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Heart drug reduces colon cancer risk
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listener
medicine forum Guru


Joined: 05 May 2005
Posts: 617

PostPosted: Wed May 25, 2005 9:14 pm    Post subject: Heart drug reduces colon cancer risk Reply with quote

BOSTON (Reuters) - People taking statin drugs to stem the progression of
heart disease may be getting an extra benefit: protection from colorectal
cancer, according to research released on Wednesday.

The findings, published the New England Journal of Medicine, showed that
taking cholesterol-lowering medicine cuts the risk of colon cancer by 47
percent.

But in an editorial in the Journal, Ernest Hawk and Jaye Viner of the
National Cancer Institute said that without further research, "it is too
early to recommend statins as chemopreventive agents against colorectal
cancer" outside of a research setting.

The time window to do that research is closing, they warned. As statins are
prescribed for more and more people with high cholesterol levels, the
ability to do tests where volunteers get a placebo instead of the drug "may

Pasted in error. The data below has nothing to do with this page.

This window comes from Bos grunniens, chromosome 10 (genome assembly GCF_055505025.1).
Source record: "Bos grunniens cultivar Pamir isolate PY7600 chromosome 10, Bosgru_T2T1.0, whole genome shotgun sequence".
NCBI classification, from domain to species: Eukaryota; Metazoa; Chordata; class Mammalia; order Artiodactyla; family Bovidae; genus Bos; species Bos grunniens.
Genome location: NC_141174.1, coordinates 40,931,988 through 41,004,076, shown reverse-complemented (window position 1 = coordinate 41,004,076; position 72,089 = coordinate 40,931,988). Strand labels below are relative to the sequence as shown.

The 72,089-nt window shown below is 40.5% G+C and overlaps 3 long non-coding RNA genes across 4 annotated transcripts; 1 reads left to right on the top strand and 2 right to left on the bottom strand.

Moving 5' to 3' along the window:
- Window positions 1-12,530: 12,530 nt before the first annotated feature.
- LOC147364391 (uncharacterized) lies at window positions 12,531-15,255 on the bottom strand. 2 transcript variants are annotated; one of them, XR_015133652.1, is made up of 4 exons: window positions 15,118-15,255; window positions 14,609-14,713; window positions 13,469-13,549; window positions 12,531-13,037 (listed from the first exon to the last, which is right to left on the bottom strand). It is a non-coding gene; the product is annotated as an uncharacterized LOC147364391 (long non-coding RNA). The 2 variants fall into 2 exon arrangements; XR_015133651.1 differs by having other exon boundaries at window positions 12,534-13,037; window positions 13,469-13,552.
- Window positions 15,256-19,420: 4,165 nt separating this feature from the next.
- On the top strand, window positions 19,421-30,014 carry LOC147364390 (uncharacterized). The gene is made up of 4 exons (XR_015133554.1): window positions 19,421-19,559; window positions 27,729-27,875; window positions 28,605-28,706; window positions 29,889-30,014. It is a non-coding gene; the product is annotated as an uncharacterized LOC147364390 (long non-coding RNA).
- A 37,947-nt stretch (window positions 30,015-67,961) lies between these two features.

soon disappear."

The latest results updated findings released in June of last year showing a
51 percent reduction in the colorectal cancer risk among people in northern
Israel who had been taking statins, the most widely prescribed class of
medicines in the United States, with annual sales of $12.5 billion.

While the June report assessed 3,342 patients, the new findings include
data from 626 additional people.

The research team, led by Jenny Poyntner of the University of Michigan in
Ann Arbor, estimated that 4,814 people would have to take statins regularly
to prevent one case of colorectal cancer.

"In a high-risk population, such as those with a family history of
colorectal cancer, approximately half as many would need to be treated in
order to prevent one case," they said.

According to several other studies released in the past two months, statins
also appear to cut the risk of prostate, pancreatic and throat cancers.